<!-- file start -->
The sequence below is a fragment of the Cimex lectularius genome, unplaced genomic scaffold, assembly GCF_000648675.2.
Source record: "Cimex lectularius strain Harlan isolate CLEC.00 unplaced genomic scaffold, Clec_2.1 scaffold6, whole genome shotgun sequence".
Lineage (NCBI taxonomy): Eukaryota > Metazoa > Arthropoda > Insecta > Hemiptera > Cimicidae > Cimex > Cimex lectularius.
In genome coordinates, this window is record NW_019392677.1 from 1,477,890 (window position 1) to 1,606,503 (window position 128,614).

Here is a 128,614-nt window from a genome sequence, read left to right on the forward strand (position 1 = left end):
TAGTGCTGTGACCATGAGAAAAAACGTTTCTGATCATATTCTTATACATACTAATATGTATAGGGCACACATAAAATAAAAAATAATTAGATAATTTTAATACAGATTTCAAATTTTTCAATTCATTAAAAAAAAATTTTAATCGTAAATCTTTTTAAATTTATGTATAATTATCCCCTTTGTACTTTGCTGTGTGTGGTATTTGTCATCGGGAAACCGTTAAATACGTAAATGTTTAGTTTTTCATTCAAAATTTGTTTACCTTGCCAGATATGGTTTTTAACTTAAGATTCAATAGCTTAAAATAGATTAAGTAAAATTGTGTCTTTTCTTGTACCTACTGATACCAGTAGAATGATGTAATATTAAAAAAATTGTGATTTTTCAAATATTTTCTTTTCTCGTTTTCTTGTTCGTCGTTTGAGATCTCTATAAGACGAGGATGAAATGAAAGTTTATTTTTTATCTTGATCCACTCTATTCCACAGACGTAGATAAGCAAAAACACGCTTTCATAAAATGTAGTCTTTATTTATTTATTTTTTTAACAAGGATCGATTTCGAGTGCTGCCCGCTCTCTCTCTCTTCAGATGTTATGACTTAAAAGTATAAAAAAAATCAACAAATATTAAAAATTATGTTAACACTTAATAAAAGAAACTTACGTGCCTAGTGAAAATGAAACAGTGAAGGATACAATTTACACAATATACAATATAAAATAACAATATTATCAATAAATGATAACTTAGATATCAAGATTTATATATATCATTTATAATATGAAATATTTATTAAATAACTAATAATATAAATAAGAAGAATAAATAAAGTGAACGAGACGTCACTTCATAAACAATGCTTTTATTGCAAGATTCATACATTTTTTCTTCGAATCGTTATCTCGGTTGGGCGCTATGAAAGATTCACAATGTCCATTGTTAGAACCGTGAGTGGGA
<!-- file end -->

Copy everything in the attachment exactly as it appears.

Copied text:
The sequence below is a fragment of the Cimex lectularius genome, unplaced genomic scaffold, assembly GCF_000648675.2.
Source record: "Cimex lectularius strain Harlan isolate CLEC.00 unplaced genomic scaffold, Clec_2.1 scaffold6, whole genome shotgun sequence".
Lineage (NCBI taxonomy): Eukaryota > Metazoa > Arthropoda > Insecta > Hemiptera > Cimicidae > Cimex > Cimex lectularius.
In genome coordinates, this window is record NW_019392677.1 from 1,477,890 (window position 1) to 1,606,503 (window position 128,614).

Here is a 128,614-nt window from a genome sequence, read left to right on the forward strand (position 1 = left end):
TAGTGCTGTGACCATGAGAAAAAACGTTTCTGATCATATTCTTATACATACTAATATGTATAGGGCACACATAAAATAAAAAATAATTAGATAATTTTAATACAGATTTCAAATTTTTCAATTCATTAAAAAAAAATTTTAATCGTAAATCTTTTTAAATTTATGTATAATTATCCCCTTTGTACTTTGCTGTGTGTGGTATTTGTCATCGGGAAACCGTTAAATACGTAAATGTTTAGTTTTTCATTCAAAATTTGTTTACCTTGCCAGATATGGTTTTTAACTTAAGATTCAATAGCTTAAAATAGATTAAGTAAAATTGTGTCTTTTCTTGTACCTACTGATACCAGTAGAATGATGTAATATTAAAAAAATTGTGATTTTTCAAATATTTTCTTTTCTCGTTTTCTTGTTCGTCGTTTGAGATCTCTATAAGACGAGGATGAAATGAAAGTTTATTTTTTATCTTGATCCACTCTATTCCACAGACGTAGATAAGCAAAAACACGCTTTCATAAAATGTAGTCTTTATTTATTTATTTTTTTAACAAGGATCGATTTCGAGTGCTGCCCGCTCTCTCTCTCTTCAGATGTTATGACTTAAAAGTATAAAAAAAATCAACAAATATTAAAAATTATGTTAACACTTAATAAAAGAAACTTACGTGCCTAGTGAAAATGAAACAGTGAAGGATACAATTTACACAATATACAATATAAAATAACAATATTATCAATAAATGATAACTTAGATATCAAGATTTATATATATCATTTATAATATGAAATATTTATTAAATAACTAATAATATAAATAAGAAGAATAAATAAAGTGAACGAGACGTCACTTCATAAACAATGCTTTTATTGCAAGATTCATACATTTTTTCTTCGAATCGTTATCTCGGTTGGGCGCTATGAAAGATTCACAATGTCCATTGTTAGAACCGTGAGTGGGA